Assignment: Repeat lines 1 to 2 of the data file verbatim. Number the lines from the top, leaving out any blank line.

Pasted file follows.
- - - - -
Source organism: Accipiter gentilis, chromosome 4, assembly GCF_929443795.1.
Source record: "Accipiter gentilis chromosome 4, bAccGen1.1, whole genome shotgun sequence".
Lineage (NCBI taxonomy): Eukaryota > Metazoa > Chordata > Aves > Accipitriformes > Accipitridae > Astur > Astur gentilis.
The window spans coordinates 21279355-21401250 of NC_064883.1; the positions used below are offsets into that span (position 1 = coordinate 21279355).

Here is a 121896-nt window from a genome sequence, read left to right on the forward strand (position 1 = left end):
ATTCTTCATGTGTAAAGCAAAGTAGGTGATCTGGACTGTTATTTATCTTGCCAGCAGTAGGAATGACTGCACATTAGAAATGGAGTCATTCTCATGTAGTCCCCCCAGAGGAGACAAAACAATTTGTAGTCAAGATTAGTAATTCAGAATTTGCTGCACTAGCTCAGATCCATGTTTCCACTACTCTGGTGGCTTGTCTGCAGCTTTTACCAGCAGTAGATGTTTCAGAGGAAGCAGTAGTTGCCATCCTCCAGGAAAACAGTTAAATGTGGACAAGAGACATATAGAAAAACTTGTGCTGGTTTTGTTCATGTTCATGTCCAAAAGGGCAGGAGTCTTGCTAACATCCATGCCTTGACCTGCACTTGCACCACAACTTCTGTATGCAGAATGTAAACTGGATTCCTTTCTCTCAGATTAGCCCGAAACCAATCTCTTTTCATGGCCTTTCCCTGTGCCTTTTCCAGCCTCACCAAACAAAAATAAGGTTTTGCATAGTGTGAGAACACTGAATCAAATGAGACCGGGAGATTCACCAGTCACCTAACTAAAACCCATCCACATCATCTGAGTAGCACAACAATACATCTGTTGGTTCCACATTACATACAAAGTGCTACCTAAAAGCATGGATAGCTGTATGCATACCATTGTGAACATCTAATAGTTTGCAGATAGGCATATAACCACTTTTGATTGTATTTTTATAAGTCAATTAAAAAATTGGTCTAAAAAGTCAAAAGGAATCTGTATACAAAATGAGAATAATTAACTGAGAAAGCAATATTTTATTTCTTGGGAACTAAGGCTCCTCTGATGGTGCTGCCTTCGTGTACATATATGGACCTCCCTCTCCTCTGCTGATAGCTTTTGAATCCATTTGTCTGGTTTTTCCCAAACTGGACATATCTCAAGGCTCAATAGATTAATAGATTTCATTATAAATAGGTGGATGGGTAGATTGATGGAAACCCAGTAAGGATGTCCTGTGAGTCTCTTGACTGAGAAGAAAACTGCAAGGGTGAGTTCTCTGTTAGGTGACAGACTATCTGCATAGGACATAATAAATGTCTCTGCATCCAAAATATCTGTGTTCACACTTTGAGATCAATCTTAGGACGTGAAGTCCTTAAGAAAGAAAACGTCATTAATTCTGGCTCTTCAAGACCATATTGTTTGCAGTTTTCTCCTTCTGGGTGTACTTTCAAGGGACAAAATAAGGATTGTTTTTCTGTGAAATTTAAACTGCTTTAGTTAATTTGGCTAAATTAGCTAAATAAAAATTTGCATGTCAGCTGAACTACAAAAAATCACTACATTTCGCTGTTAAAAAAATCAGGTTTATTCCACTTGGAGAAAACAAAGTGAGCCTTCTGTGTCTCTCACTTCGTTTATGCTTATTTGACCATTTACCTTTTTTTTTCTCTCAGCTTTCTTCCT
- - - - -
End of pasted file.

Source organism: Accipiter gentilis, chromosome 4, assembly GCF_929443795.1.
Source record: "Accipiter gentilis chromosome 4, bAccGen1.1, whole genome shotgun sequence".